Connect with us

Hi, what are you looking for?


NASCAR bans Confederate flags as some fans set to return June 21 to Talladega

The Gieco 500 race at the Talladega Superspeedway in Talladega, Ala., Oct. 10, 2014. The Talladega Superspeedway is NASCAR’s most competitive track. (U.S. Air Force photo by Airman 1st Class Alexa Culbert)

Editor’s note: Story updated at 4:05 p.m. to include NASCAR statement on ban of Confederate flags at NASCAR events and properties. 

NASCAR on Tuesday announced that some fans can soon return to the stands for the first time since the COVID-19 outbreak and Gov. Kay Ivey’s prohibition on large gatherings, meant to slow the spread of the virus. 

NASCAR said it will limit the number of guests at the GEICO 500 NASCAR Cup Series race at Talladega Superspeedway on June 21 to 500, and only for those “account holders in the State of Alabama in surrounding counties within 150 miles of Talladega Superspeedway who held tickets or camping for the 2020 GEICO 500 previously scheduled for April 26.”

Meanwhile, NASCAR President Steve Phelps and drivers in recent days have spoken out against racism and racial injustice in the wake of the death of George Floyd at the hands of a police officer in Minneapolis. 

During warm-up laps at the Atlanta Motor Speedway on June 7 drivers stopped and listened as NASCAR President Steve Phelps spoke over radio sets, according to NBC News. 

“Our country is in pain and people are justifiably angry, demanding to be heard,” Phelps said. “The black community and all people of color have suffered in our country, and it has taken far too long for us to hear their demands for change. Our sport must do better. Our country must do better.”

“The time is now to listen, to understand and to stand against racism and racial injustice,” Phelps continued. “We ask our drivers, our competitors and all our fans to join us in this mission, to take a moment of reflection, to acknowledge that we must do better as a sport, and join us as we now pause and take a moment to listen.”

Advertisement. Scroll to continue reading.

Numerous drivers appeared in a video widely shared on social media Sunday in which they vowed to “listen and learn” and said “it is all of our responsibility to no longer be silent.”

Darrell “Bubba” Wallace Jr., NASCAR’s only black driver in the top series, wore an “I can’t breathe/Black Lives Matter” t-shirt to the track on Sunday in acknowledgment of the calls for racial justice across the country.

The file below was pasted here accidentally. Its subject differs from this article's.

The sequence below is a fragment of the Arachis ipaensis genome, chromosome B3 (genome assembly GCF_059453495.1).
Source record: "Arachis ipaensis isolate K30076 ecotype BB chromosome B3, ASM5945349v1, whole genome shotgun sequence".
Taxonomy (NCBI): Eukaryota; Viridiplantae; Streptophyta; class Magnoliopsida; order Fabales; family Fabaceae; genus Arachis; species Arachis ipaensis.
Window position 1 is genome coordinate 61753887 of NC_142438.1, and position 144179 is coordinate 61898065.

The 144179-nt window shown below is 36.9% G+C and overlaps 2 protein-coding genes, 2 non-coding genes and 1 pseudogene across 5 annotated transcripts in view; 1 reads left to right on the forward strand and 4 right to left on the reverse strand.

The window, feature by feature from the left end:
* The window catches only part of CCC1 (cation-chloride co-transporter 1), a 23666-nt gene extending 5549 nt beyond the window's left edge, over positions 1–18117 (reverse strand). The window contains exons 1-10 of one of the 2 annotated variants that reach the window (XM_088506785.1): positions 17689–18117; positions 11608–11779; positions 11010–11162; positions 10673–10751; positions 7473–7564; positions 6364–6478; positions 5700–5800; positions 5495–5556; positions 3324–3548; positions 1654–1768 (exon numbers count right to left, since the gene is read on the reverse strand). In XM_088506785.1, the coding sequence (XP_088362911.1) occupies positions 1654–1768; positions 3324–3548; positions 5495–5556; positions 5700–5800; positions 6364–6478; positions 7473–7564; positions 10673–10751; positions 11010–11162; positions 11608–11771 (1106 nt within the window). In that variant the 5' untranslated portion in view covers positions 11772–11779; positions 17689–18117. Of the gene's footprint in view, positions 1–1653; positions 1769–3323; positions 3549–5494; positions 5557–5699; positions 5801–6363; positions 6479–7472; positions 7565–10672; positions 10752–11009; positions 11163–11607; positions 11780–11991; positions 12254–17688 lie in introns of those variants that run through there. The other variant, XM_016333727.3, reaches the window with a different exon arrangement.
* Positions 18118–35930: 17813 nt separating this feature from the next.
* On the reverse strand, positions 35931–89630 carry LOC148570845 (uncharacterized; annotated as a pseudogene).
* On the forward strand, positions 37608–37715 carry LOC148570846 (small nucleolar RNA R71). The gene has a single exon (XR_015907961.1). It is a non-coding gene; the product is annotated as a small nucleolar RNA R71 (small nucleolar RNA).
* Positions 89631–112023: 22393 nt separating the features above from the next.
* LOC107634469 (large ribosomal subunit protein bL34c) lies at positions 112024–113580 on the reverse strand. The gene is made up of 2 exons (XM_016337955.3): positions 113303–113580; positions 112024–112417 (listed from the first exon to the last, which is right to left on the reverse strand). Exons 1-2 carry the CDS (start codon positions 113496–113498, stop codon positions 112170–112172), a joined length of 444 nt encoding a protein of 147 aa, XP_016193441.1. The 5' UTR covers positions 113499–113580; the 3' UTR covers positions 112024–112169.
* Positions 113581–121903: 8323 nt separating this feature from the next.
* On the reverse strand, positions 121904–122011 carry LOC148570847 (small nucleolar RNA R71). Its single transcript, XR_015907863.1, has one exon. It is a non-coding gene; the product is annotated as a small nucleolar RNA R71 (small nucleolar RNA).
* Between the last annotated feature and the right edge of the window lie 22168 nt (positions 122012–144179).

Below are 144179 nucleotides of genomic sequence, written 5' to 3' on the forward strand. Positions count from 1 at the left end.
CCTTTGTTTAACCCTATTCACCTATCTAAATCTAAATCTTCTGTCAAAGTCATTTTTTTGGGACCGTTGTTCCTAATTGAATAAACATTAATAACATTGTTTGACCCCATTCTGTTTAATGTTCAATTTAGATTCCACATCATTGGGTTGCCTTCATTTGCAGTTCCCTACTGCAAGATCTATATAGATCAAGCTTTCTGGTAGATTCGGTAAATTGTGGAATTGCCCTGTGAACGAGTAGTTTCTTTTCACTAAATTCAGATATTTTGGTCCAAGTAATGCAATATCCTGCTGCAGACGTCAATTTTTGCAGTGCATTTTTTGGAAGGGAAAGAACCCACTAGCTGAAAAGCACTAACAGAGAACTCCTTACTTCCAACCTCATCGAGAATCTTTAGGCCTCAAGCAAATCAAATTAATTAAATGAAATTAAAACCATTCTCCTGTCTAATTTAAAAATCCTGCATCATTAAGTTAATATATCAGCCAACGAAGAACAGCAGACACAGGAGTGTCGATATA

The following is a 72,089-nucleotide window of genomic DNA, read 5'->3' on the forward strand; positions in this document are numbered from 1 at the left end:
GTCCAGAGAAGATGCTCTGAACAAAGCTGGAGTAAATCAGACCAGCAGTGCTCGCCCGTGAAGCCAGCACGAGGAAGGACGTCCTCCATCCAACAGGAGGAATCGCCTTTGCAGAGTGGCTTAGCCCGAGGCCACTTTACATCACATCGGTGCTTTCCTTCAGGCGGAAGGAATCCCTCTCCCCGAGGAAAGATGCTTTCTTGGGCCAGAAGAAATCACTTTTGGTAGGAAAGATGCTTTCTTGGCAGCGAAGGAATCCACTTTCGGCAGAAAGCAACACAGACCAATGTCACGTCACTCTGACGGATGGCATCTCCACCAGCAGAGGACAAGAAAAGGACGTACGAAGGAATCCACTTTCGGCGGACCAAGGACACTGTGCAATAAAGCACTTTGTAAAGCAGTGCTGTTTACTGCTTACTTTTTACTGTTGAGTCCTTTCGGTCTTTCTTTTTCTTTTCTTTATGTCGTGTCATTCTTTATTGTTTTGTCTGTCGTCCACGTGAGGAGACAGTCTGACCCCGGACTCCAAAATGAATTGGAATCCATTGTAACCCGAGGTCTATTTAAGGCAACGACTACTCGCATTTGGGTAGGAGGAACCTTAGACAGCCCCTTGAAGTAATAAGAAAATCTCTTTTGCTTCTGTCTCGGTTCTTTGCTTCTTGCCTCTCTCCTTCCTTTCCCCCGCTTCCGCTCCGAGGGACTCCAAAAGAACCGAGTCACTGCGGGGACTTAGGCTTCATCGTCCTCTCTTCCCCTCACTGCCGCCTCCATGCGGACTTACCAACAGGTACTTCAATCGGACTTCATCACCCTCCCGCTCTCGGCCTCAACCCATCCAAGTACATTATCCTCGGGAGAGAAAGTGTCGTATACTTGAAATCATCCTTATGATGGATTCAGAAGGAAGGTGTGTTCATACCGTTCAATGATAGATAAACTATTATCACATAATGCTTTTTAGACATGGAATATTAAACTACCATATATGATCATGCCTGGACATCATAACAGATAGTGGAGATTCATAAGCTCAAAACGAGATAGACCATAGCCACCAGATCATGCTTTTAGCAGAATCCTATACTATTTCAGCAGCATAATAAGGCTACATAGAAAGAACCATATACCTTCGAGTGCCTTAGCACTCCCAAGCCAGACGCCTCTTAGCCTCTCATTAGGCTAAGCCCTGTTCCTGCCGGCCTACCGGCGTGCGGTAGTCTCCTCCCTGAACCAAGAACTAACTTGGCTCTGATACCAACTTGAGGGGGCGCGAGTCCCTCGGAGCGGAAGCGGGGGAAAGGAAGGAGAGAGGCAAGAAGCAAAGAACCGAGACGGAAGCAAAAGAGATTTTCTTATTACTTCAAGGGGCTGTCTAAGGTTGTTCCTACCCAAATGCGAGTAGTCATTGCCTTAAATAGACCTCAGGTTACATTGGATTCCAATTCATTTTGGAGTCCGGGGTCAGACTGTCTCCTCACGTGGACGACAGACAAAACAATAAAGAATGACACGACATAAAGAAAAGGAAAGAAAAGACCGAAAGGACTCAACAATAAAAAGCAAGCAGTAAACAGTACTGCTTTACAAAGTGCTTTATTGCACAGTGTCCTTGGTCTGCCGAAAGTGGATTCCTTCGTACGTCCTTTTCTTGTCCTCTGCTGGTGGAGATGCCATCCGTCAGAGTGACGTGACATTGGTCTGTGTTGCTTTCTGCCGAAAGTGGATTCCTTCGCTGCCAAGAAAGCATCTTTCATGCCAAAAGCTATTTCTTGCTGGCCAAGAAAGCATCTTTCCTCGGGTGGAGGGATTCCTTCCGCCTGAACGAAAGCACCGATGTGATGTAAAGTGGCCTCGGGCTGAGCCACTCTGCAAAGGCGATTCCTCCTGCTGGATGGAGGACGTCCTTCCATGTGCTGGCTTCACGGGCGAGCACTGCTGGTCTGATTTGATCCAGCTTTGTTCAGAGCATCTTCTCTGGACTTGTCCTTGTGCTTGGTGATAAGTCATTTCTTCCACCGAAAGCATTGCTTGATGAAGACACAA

Wallace on Monday told CNN’s Don Lemon that racetracks should ban Confederate flags, and discussed his plan to roll out a car with a Black Lives Matter paint scheme on Wednesday. 

“I think by running this branding on our car, putting the hashtag out there, bringing more awareness to it, it lines up with the videos that we had put out as NASCAR,” Wallace told CNN. “Listening and learning. Educating ourselves. So people will look up what this hashtag means. And hopefully get a better understanding.”

NASCAR on Wednesday afternoon released a statement that Confederate flags are banned at events and properties.

“The presence of Confederate flags at NASCAR events runs contrary to our commitment to providing a welcoming and inclusive environment for all fans, or competitors and our industry,” NASCAR’s statement reads “Bringing people together around a love for racing and the community that it creates is what makes are fans and sport special. The display of the Confederate flag will be prohibited from all NASCAR events and properties.”

Speaking on a return of fans to the Talladega Superspeedway, the racetrack’s president, Brian Crichton, said in a statement that the stands provide ample room for safe distancing between guests.

Advertisement. Scroll to continue reading.

NASCAR and the track staff will continue to work with health and government officials, and be ready to provide a safe experience for the NASCAR fans in attendance,” Crichton said. 

Fans will be screened before entering the facility, required to wear face masks and mandated to social distancing of six-feet throughout the venue. 

“As we continually work to safely reopen our economy, I am excited to see our NASCAR fans have a chance to attend the upcoming race at Talladega Superspeedway,” Alabama Governor Kay Ivey said in a statement. “The folks at Talladega have been working hard to ensure they are prepared to welcome their fans back with all of the necessary health and safety protocols.”

Meanwhile, the number of COVID-19 patients requiting hospitalization in Montgomery has reached record levels, there continues to be evidence of the virus’s community spread and the percentage of positive COVID-19 tests remains far above ideal levels, state health experts and officials told APR this week.


Eddie Burkhalter is a reporter at the Alabama Political Reporter. You can email him at [email protected] or reach him via Twitter.

More from the Alabama Political Reporter

Featured Opinion

A group of Republican lawmakers wants to ban "divisive concepts." The bill should die a quick death.


At a recent Board of Veterans Affairs meeting, members questioned Oliver's fitness to serve as House veterans affairs committee chair.


The growth accounts for the steepest single increase in the COVID-19 positivity rate in some time.

Featured Opinion

When it comes to COVID and the COVID vaccine, conspiracy theories abound. Which is weird, since reality is sitting right there.


The NFIB Research Center’s latest COVID-19 survey assesses the impact the COVID-19 pandemic has had on small businesses.


The state's COVID-19 positivity rate has risen at an alarming rate over the past two weeks.


Although COVID-19 has been on a decline, UAB doctors say the return to normal activity has brought back a surge in flu and RSV.


Alabama performed well compared to 28 other states, losing about one month in math and staying steady in reading.